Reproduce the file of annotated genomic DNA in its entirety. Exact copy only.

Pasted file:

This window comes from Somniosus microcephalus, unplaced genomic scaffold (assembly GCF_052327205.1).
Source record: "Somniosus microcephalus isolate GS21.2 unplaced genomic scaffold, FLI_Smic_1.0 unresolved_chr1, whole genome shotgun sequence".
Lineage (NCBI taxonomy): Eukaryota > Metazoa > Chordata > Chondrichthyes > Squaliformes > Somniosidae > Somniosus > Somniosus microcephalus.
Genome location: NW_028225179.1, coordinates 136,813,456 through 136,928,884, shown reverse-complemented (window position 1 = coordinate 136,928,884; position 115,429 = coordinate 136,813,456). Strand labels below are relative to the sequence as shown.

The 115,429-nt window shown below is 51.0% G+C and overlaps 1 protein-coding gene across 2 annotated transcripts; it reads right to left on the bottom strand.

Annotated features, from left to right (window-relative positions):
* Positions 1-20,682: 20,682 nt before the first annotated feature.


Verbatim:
This window comes from Somniosus microcephalus, unplaced genomic scaffold (assembly GCF_052327205.1).
Source record: "Somniosus microcephalus isolate GS21.2 unplaced genomic scaffold, FLI_Smic_1.0 unresolved_chr1, whole genome shotgun sequence".
Lineage (NCBI taxonomy): Eukaryota > Metazoa > Chordata > Chondrichthyes > Squaliformes > Somniosidae > Somniosus > Somniosus microcephalus.
Genome location: NW_028225179.1, coordinates 136,813,456 through 136,928,884, shown reverse-complemented (window position 1 = coordinate 136,928,884; position 115,429 = coordinate 136,813,456). Strand labels below are relative to the sequence as shown.

The 115,429-nt window shown below is 51.0% G+C and overlaps 1 protein-coding gene across 2 annotated transcripts; it reads right to left on the bottom strand.

Annotated features, from left to right (window-relative positions):
* Positions 1-20,682: 20,682 nt before the first annotated feature.